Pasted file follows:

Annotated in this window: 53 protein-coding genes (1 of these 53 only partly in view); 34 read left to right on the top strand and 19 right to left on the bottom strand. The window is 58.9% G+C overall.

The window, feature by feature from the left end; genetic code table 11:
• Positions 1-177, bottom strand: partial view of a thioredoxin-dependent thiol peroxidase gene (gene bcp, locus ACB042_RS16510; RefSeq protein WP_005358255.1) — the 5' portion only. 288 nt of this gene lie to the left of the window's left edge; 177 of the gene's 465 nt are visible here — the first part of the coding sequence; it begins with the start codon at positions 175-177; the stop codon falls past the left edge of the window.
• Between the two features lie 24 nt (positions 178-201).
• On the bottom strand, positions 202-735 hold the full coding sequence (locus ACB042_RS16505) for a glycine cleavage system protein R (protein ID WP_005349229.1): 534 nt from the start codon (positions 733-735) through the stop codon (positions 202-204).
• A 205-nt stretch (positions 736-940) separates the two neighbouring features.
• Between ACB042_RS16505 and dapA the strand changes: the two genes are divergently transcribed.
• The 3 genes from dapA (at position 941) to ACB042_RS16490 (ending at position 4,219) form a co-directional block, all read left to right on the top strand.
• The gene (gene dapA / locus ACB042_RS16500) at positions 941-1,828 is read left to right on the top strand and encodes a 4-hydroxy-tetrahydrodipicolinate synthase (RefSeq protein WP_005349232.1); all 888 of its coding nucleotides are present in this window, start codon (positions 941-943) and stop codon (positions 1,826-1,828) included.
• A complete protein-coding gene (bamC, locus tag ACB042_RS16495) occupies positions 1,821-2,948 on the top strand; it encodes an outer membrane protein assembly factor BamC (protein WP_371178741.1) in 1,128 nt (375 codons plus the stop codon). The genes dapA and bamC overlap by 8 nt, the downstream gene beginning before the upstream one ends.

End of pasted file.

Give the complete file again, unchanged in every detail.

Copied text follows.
Annotated in this window: 53 protein-coding genes (1 of these 53 only partly in view); 34 read left to right on the top strand and 19 right to left on the bottom strand. The window is 58.9% G+C overall.

The window, feature by feature from the left end; genetic code table 11:
• Positions 1-177, bottom strand: partial view of a thioredoxin-dependent thiol peroxidase gene (gene bcp, locus ACB042_RS16510; RefSeq protein WP_005358255.1) — the 5' portion only. 288 nt of this gene lie to the left of the window's left edge; 177 of the gene's 465 nt are visible here — the first part of the coding sequence; it begins with the start codon at positions 175-177; the stop codon falls past the left edge of the window.
• Between the two features lie 24 nt (positions 178-201).
• On the bottom strand, positions 202-735 hold the full coding sequence (locus ACB042_RS16505) for a glycine cleavage system protein R (protein ID WP_005349229.1): 534 nt from the start codon (positions 733-735) through the stop codon (positions 202-204).
• A 205-nt stretch (positions 736-940) separates the two neighbouring features.
• Between ACB042_RS16505 and dapA the strand changes: the two genes are divergently transcribed.
• The 3 genes from dapA (at position 941) to ACB042_RS16490 (ending at position 4,219) form a co-directional block, all read left to right on the top strand.
• The gene (gene dapA / locus ACB042_RS16500) at positions 941-1,828 is read left to right on the top strand and encodes a 4-hydroxy-tetrahydrodipicolinate synthase (RefSeq protein WP_005349232.1); all 888 of its coding nucleotides are present in this window, start codon (positions 941-943) and stop codon (positions 1,826-1,828) included.
• A complete protein-coding gene (bamC, locus tag ACB042_RS16495) occupies positions 1,821-2,948 on the top strand; it encodes an outer membrane protein assembly factor BamC (protein WP_371178741.1) in 1,128 nt (375 codons plus the stop codon). The genes dapA and bamC overlap by 8 nt, the downstream gene beginning before the upstream one ends.